Selling All is the second volume of Schneiders' projected three-volume series on Roman Catholic religious life. As such, its primary audience is the members of the religious orders it describes, particularly members of active communities of sisters in North America and Western Europe. Others who might also find it interesting would be Catholic laypeople who want to understand the manifold and obvious changes that these religious orders have experienced since Vatican II - especially those who, having read or heard contentions in the conservative Catholic media that "change-oriented" orders are in danger of imminent demise precisely because of the actions they have taken in the past 35 years, may wonder why the orders continue on such a supposedly self-destructive path. Selling All provides the clearest and most lucid exposition I have seen of the opportunities and pitfalls in the lifestyle of contemporary religious orders, and of the path that has led them to where they are today.
In my opinion, Selling All is an even better book than Schneiders' first volume, Finding the Treasure. I would strongly recommend its use as a text and a starting point for reflection and discussion in every novitiate and formation program. The book's first section, on discernment and commitment, would be especially useful for this audience. In it, Schneiders discusses what considerations are involved in discerning a religious vocation to a particular congregation or order, and what the call to community implies for those who join it. Both candidates and their directors will profit from the chapter on formation and incorporation: why it is necessary, even for entrants in their thirties and forties, and what the essential elements of a formation program are. Throughout, Schneiders does not mince words, either in describing the defects of the former, pre-Vatican II formation program and why the changes were necessary, or in outlining the aspects of present programs that are less than satisfactory.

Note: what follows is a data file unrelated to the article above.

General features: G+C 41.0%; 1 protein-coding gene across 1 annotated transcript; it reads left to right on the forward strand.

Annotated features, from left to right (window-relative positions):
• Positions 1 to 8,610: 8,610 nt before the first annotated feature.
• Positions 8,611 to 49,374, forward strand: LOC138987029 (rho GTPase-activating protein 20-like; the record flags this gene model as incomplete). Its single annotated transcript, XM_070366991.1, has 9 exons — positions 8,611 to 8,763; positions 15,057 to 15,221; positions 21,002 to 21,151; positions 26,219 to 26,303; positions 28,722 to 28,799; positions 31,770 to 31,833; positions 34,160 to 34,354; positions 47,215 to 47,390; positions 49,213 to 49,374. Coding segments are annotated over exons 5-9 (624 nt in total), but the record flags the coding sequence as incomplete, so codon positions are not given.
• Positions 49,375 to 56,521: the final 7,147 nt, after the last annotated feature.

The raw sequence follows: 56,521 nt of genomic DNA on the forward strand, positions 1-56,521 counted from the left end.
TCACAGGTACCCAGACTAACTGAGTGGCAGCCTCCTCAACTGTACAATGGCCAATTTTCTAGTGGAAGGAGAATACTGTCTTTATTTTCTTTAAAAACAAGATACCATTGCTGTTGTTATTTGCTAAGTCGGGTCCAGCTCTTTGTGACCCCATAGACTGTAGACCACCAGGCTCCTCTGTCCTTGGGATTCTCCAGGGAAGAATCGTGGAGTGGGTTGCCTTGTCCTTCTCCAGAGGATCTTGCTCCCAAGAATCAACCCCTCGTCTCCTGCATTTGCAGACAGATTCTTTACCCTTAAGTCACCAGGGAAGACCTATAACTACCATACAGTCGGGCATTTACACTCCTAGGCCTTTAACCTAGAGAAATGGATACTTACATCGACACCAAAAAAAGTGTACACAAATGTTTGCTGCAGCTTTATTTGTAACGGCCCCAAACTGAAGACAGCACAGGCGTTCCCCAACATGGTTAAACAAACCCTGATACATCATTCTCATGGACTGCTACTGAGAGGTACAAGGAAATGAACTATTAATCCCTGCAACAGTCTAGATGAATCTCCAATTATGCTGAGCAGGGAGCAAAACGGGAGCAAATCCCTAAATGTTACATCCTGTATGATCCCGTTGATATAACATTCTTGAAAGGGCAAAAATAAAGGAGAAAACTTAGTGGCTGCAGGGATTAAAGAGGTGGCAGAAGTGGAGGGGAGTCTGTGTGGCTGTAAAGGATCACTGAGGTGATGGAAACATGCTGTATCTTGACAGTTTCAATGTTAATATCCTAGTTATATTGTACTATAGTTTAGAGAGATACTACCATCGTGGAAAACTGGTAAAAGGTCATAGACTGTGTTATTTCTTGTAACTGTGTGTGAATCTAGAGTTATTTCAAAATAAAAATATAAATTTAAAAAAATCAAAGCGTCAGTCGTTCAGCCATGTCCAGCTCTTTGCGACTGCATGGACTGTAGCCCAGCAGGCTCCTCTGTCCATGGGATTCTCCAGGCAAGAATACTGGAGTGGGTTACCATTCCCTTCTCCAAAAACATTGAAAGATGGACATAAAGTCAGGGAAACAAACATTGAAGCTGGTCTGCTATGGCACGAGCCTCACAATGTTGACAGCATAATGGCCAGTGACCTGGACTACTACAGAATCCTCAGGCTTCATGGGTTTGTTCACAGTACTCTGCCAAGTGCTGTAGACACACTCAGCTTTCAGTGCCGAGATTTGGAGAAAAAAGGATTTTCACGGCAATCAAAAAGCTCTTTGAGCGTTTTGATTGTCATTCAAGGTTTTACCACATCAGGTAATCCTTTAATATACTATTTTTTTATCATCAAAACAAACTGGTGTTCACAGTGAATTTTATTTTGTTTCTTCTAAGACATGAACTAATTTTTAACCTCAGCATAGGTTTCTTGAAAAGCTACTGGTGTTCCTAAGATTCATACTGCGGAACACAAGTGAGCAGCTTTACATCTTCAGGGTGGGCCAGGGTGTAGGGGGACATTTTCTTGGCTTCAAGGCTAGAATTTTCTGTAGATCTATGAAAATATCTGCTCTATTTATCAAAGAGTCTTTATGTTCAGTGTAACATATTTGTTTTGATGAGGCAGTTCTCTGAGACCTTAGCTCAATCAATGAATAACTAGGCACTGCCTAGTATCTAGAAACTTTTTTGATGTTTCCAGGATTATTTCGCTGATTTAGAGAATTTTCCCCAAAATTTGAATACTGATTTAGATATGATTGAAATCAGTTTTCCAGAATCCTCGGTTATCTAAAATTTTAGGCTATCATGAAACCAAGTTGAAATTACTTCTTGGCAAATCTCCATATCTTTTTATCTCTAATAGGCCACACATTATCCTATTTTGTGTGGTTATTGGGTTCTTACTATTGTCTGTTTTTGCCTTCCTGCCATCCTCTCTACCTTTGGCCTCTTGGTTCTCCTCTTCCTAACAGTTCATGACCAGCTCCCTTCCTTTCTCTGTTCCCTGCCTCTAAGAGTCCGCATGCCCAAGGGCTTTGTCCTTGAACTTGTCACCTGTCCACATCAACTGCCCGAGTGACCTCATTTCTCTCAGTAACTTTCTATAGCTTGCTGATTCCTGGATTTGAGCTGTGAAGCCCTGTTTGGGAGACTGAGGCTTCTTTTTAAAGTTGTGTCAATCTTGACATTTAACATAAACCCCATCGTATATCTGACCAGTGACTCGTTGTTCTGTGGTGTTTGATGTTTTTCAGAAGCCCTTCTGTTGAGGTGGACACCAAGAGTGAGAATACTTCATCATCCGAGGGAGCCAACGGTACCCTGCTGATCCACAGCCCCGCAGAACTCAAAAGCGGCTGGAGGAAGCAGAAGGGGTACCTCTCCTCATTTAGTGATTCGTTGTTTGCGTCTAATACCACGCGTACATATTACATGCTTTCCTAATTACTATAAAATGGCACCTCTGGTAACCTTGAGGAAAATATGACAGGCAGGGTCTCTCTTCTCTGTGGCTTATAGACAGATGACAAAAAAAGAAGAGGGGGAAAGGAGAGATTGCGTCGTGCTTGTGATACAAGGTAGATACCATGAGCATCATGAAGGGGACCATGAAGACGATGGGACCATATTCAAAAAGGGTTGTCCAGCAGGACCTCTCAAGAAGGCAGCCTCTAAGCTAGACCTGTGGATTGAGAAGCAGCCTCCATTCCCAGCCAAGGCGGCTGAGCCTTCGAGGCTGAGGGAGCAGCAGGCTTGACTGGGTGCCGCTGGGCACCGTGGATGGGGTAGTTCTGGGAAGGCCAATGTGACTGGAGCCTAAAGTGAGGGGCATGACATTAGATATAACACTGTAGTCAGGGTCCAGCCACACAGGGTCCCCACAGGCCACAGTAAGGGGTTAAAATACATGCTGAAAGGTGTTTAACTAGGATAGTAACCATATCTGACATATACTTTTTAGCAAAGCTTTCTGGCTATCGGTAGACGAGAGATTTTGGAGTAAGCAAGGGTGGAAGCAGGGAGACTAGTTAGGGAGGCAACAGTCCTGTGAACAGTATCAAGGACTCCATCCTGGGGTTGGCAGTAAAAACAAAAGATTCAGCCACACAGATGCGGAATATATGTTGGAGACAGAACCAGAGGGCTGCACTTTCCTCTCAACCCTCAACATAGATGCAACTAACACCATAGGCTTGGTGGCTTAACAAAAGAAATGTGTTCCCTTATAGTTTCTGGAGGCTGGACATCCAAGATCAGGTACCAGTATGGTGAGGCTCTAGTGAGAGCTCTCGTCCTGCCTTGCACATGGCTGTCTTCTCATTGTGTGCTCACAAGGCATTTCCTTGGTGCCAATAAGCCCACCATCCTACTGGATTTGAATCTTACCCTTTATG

I would strongly recommend the second and third sections of the book to all members and leaders of Roman Catholic religious orders. It would be especially useful as background reading and as a template for discussion in the year or so immediately preceding an order's Chapter meetings. In the second sections, Schneiders discusses celibacy as the basic foundational vow for religious, as a different (and more highly valued) reality for women than for men, and as a spiritual template or metaphor in Judeo-Christian writing throughout the centuries. In the last two chapters of this section, Schneiders gives a particularly cogent and clear-eyed outline of the relation between celibacy and family, and between celibacy and home. In both of these chapters, she raises important issues - all too often unaddressed in contemporary religious orders - of the promise and danger of the vow for both the individual member and the larger congregation.
This discussion leads naturally to Schneiders' third section on religious community. After giving the biblical and theological foundations of common life in Chapter 8, Schneiders devotes a chapter to the implications of that lifestyle for the individual member, and another chapter to the implications for the order itself. Each chapter, again, pulls no punches in outlining both the advantages and the challenges of the monastic and the ministerial forms of religious community. These chapters, like the rest ofthe book, benefit enormously from Schneiders' habit of dividing each chapter into clearly-marked sections and subsections, which assist the reader in keeping track of her argument.
Normally, in writing a book review, I attempt to outline both its strengths and its weaknesses. In the case of Selling All, however, I find myself somewhat at a loss, for I cannot think of any weaknesses to cite. I really like this work, and I highly recommend it.